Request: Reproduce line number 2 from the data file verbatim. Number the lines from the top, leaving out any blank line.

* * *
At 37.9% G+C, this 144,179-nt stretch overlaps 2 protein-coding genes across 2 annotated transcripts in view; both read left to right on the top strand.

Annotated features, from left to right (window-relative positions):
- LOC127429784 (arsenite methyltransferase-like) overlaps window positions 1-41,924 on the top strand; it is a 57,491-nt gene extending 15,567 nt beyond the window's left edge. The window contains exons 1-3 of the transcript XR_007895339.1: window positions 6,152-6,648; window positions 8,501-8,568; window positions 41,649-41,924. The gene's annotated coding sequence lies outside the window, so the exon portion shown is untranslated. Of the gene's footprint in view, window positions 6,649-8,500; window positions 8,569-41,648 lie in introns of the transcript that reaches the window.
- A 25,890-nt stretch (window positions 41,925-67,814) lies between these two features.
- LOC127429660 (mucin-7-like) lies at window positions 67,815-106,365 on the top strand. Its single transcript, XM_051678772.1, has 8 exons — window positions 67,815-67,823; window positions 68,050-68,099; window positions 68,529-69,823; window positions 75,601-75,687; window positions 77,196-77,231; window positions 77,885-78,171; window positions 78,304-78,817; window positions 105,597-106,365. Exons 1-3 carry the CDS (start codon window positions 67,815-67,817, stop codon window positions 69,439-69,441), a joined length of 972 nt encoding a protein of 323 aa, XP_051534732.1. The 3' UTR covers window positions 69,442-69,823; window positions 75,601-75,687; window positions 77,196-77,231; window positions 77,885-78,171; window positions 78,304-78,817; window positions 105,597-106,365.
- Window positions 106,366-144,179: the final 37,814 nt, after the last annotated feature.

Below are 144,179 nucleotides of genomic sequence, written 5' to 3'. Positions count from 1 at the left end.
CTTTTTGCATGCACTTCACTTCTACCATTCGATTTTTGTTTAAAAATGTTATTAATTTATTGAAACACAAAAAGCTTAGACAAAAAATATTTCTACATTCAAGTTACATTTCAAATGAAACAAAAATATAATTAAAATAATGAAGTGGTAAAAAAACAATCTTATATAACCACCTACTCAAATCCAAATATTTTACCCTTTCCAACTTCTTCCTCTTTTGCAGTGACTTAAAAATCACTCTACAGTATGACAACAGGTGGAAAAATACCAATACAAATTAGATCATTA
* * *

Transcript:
Annotated features, from left to right (window-relative positions):